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What It’s Like to Be Friends with Bobby Flay, According to Michael Symon

by in Food Network Chef, Shows, July 6th, 2014

Bobby Flay and Michael SymonAs one of Bobby Flay’s first-ever special guests on his all-new series Beat Bobby Flay, Michael Symon was tasked with finding a rival that could outcook the host; after all, no one knows Bobby and his cooking style quite like his longtime colleagues. While Bobby and Michael work together, they’re also close friends and have been known to spend time together offscreen. FN Dish recently caught up with Michael on the set of Beat Bobby Flay to learn more about their friendship and to get an insider’s look at what the famed Iron Chef Flay is like off the clock.

Fans know that you and Bobby are great friends. How did your relationship start?
Michael Symon: Originally we met on my first Food Network show — in 1998 — with Wayne Harley Brachman. Wayne was Bobby’s pastry chef for, like, 15 years, so Bobby and I met then, and we’ve been friends ever since.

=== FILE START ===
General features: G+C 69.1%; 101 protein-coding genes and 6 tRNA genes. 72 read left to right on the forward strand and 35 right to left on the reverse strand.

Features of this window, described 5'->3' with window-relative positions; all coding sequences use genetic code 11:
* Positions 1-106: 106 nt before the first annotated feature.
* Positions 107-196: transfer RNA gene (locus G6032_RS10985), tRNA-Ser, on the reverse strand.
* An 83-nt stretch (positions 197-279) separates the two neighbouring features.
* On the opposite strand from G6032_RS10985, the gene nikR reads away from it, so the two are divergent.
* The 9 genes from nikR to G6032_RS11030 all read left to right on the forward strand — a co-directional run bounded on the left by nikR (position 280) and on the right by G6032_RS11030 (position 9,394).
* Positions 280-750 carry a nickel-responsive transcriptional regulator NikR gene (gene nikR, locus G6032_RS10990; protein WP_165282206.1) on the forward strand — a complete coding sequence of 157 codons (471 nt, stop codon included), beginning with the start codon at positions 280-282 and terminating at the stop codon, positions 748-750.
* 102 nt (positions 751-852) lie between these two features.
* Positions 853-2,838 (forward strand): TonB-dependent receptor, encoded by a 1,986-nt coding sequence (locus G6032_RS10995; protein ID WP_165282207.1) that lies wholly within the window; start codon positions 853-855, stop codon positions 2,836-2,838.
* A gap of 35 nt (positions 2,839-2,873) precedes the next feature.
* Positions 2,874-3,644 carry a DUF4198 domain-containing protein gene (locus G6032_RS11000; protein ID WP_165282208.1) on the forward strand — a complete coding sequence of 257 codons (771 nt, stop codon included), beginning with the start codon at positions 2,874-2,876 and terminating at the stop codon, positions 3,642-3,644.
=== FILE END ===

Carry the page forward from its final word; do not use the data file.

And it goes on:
What are some things about Bobby that viewers might not know or see on TV.
MS: He’s a pretty quiet guy. [There’s] the personality they see on TV of Bobby — he’s very outgoing on television, obviously — but in real life he’s a pretty quiet guy. Pretty to himself, quiet guy. Very thoughtful guy — a great friend.

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Beyond Butter and Salt: Corn 5 Creative Ways

by in Recipes, July 5th, 2014

Sunny's Quick Corn and Pico SaladAlong with juicy tomatoes, tender zucchini and sweet blueberries, corn is among summer’s most-beloved produce, as it’s both easy to prepare and guaranteed to please even the pickiest eaters at the dinner table. While the classic preparation of boiling corn and rolling it in a stick of butter is a tried-and-true favorite, this seasonal vegetable can be dressed up to take on next-level tastes with the help of a few can-do recipes. Read on below to get five fresh-corn-based how-tos — the top picks for putting this summer staple to work from each co-host of The Kitchen.